I didn't even realize taht Yahoo was a search engine, been so long since I was there.

          As for censorship, I agree, it is scary, but I don't think that it conflicts with "Do no evil"?

          I can't see how anyone could possibly build a search engine that does not have the side effect of imposing some level of censorship, deliberate or otherwise. It's a by product of the search algorithms.

          If that effect is controlled and directed, (deliberate) it's evil. If it isn't, what can you do to lessen the inevitable

  • by quangdog (1002624) <quangdog AT gmail DOT com> on Monday March 28, 2011 @11:39AM (#35640282)

    These are systems that Yahoo built to help it handle large numbers of users on its websites, but that don't necessarily give it a competitive advantage, said David Chaiken, chief architect at Yahoo, in an interview in Bangalore on Friday.

    Uhm, here's a bunch of code we wrote that is mostly useless to us. Let's bestow it on the unwashed masses and see if they can make it useful.

    The company has to first make sure that each of the technologies will really be useful and provide significant value outside Yahoo, before releasing it to open source, Chaiken said. It takes time and effort to go through the open source process, and to build a community around open source, so the company has to first make sure there will be interest from developers, he added.

    Let's float some new stories to some techie sites to see if anyone would like to fix our stuff for free.

    Releasing technology to the open source community helps Yahoo build recognition and a technical brand in the technical community, and also develop relationships with universities and companies, Chaiken said. There could also be some financial benefits in getting community developers to work on a project, he added.

    We love free labor.


    In all seriousness, this article seems like a non-story to me. Some huge corp is releasing stuff that they don't find very valuable in an attempt to see if someone out there can make it valuable for free. I'd be a whole lot more interested if they were releasing something that was already a technological breakthrough. Using the open source community as your free labor drones just feels wrong.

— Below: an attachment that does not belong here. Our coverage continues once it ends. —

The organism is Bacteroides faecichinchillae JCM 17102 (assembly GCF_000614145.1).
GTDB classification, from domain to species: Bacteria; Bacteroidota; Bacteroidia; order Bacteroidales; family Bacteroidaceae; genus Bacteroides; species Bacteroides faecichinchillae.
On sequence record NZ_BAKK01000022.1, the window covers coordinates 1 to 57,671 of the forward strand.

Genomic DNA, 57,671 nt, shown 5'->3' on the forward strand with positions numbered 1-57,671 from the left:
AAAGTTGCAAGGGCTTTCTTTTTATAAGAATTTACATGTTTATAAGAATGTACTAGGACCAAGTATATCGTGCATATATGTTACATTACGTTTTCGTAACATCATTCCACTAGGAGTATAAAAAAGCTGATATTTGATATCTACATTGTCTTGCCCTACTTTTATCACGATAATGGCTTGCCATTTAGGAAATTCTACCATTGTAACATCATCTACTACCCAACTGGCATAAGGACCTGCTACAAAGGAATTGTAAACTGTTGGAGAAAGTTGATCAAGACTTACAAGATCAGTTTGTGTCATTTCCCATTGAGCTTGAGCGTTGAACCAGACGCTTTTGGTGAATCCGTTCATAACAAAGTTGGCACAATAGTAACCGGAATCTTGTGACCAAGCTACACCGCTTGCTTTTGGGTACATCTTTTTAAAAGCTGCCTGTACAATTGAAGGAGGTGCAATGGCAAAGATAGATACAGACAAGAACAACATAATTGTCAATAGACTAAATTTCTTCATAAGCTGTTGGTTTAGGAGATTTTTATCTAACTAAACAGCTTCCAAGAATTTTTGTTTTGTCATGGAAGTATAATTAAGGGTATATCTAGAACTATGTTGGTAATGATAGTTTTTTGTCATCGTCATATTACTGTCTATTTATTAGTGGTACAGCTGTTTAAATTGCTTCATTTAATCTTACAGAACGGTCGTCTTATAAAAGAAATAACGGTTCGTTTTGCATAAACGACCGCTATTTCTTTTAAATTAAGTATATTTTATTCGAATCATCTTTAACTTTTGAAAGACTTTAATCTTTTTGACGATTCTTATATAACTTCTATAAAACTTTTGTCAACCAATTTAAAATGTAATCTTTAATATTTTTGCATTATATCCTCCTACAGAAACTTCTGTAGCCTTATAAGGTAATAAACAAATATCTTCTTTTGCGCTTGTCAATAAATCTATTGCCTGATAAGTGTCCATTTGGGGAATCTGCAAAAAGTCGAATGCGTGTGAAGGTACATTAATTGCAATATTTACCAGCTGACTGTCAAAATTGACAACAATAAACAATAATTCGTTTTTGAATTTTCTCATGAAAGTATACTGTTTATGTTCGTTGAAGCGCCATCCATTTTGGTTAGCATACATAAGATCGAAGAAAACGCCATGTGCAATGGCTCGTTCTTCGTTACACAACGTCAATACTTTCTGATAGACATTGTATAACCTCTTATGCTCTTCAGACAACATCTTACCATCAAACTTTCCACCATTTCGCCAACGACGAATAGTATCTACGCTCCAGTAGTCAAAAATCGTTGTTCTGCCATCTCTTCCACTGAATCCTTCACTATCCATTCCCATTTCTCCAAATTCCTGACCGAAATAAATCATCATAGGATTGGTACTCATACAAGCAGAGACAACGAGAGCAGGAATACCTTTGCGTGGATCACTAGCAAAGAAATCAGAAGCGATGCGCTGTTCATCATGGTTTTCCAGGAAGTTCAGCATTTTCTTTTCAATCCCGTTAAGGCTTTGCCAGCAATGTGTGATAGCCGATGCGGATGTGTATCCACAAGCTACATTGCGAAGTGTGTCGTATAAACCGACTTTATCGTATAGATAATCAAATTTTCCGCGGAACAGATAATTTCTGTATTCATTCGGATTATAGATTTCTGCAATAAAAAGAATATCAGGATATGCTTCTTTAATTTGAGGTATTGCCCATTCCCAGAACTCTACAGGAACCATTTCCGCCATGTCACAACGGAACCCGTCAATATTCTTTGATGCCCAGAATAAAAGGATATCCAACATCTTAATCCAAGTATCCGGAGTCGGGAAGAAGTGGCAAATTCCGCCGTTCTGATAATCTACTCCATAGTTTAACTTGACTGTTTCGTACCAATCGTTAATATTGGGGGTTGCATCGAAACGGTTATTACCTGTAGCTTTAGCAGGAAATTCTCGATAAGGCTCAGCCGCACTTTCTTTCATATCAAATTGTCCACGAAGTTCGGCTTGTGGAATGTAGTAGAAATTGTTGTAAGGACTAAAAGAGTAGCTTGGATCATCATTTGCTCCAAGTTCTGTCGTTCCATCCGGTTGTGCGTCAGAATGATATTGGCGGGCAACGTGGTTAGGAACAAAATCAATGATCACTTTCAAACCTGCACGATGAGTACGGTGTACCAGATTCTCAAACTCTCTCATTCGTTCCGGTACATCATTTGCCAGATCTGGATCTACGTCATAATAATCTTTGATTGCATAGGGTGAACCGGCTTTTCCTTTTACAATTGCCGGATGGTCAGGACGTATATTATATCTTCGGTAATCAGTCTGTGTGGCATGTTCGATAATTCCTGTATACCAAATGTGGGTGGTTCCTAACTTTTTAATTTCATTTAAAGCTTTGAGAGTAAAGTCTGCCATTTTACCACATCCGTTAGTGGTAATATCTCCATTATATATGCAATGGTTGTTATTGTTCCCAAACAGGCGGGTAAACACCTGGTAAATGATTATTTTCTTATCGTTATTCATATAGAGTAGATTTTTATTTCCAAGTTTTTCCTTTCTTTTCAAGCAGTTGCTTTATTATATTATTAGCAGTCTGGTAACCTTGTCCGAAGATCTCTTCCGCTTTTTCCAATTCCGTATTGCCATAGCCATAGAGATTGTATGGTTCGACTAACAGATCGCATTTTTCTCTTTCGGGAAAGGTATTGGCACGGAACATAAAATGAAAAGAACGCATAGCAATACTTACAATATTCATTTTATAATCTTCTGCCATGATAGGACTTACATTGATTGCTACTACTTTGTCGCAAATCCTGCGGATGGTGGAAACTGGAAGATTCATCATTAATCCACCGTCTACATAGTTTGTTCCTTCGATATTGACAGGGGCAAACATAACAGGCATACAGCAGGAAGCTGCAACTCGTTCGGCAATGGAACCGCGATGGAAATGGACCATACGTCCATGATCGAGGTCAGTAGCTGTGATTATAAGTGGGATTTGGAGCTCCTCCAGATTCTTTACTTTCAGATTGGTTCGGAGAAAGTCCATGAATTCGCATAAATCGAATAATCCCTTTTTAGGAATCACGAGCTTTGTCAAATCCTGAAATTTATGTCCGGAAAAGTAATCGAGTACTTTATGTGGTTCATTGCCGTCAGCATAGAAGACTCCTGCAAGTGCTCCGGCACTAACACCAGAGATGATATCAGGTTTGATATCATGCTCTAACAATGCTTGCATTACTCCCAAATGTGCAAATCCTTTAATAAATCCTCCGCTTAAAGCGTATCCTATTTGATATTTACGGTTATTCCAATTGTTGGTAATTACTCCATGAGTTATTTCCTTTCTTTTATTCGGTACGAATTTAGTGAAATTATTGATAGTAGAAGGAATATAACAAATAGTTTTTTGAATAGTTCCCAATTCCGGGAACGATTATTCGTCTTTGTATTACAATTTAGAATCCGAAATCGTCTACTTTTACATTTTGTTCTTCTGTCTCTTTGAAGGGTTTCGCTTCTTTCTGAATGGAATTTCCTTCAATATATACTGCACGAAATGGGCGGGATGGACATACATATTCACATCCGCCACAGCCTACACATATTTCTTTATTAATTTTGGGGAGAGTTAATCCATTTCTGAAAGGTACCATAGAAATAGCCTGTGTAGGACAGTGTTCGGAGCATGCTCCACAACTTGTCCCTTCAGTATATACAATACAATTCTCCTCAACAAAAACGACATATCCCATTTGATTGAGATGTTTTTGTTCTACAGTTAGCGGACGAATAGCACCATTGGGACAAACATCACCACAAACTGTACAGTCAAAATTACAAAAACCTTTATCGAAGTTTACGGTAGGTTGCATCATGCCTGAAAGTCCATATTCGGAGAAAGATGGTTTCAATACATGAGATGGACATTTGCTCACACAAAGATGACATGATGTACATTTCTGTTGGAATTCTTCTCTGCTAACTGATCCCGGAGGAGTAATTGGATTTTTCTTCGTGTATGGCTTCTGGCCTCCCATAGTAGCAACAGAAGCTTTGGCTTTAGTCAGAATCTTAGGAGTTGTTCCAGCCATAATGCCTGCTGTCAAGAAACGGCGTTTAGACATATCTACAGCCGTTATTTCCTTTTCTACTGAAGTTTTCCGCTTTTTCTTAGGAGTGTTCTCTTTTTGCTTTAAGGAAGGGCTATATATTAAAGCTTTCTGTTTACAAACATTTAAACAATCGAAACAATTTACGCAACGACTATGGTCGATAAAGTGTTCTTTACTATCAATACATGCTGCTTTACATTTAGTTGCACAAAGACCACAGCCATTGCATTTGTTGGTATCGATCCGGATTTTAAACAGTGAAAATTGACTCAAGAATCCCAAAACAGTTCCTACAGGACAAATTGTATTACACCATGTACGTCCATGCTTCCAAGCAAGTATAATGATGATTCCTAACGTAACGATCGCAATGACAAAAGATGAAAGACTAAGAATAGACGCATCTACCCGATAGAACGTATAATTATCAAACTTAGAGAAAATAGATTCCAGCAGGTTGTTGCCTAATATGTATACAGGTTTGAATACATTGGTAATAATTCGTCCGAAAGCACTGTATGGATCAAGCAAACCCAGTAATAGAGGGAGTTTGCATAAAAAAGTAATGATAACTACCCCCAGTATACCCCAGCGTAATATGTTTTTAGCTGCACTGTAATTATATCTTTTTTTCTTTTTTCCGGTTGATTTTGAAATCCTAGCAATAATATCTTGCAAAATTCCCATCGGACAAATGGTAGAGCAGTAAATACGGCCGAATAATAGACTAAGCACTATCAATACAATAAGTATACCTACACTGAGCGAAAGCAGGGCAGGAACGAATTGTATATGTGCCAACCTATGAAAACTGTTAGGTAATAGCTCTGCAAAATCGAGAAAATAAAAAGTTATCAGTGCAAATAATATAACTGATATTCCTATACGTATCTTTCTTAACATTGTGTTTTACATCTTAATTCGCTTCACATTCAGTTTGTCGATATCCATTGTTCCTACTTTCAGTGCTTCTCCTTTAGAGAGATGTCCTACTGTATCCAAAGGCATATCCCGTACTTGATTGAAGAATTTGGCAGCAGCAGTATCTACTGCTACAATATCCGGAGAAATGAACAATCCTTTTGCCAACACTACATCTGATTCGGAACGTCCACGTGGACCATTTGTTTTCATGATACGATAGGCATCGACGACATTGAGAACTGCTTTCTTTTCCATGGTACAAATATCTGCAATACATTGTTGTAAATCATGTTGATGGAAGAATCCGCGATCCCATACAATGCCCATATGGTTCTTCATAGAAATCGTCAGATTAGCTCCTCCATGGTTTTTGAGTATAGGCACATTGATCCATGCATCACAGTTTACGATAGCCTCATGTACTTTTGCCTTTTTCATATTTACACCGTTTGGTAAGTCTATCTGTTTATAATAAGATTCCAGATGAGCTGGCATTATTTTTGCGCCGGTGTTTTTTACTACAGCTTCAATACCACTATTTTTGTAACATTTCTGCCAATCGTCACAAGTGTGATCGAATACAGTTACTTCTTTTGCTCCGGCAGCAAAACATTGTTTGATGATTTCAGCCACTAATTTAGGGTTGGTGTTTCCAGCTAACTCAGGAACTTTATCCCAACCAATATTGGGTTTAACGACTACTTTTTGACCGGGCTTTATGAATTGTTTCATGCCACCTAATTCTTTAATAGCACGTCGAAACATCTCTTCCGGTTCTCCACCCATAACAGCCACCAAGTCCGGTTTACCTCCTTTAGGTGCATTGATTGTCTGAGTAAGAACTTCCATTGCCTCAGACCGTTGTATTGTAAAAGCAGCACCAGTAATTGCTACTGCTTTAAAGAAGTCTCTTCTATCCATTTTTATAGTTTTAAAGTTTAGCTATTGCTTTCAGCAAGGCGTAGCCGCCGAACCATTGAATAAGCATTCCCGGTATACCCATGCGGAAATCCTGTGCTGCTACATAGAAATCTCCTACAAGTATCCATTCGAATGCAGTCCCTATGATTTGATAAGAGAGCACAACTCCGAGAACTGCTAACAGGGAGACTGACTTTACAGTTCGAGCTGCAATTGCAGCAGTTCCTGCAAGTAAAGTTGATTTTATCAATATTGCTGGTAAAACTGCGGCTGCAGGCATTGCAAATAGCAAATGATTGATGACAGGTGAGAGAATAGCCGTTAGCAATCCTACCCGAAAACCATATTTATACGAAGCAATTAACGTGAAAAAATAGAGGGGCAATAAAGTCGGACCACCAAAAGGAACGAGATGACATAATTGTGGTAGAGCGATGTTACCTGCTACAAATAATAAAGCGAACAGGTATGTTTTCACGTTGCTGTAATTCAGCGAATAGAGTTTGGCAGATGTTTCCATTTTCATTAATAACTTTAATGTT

• Re:releasing stuff (Score:5, Insightful)

      by TaoPhoenix (980487) <TaoPhoenix@yahoo.com> on Monday March 28, 2011 @11:50AM (#35640432) Journal

      I'd prefer to be a little less bitter. We all know that if a corp finds stuff valuable, they play all those "Intellectual Property" games. So if they're sitting on some misc code, sure - we'll take free stuff, *because they can't (easily?) take it back.*

      Never underestimate brilliant hacks out of "worthless" stuff. It's what invented the shredder industry, and post-it notes, and silly putty.

      • Agreed. How would this be any different to a demolition company letting people come in and take away the building materials from a building they tore down for whatever project they desire? One person's trash is another's treasure.
        • I'll take it one further.

          It may not even be trash. It may be in that nebulous category of "unfocused". Geek Analogy! "The following lot contains: One thriller novel with a missing cover, a calculator with the % key missing, three boxes of green tea with a misprinted label, the source code for the Amiga OS, and a grass mud horse chia pet."

    • by drinkypoo (153816)

      Using the open source community as your free labor drones just feels wrong.

      The programmers know how it works. They will let their behavior be dictated by the license; if they feel like it's a fair trade, they'll adopt the code.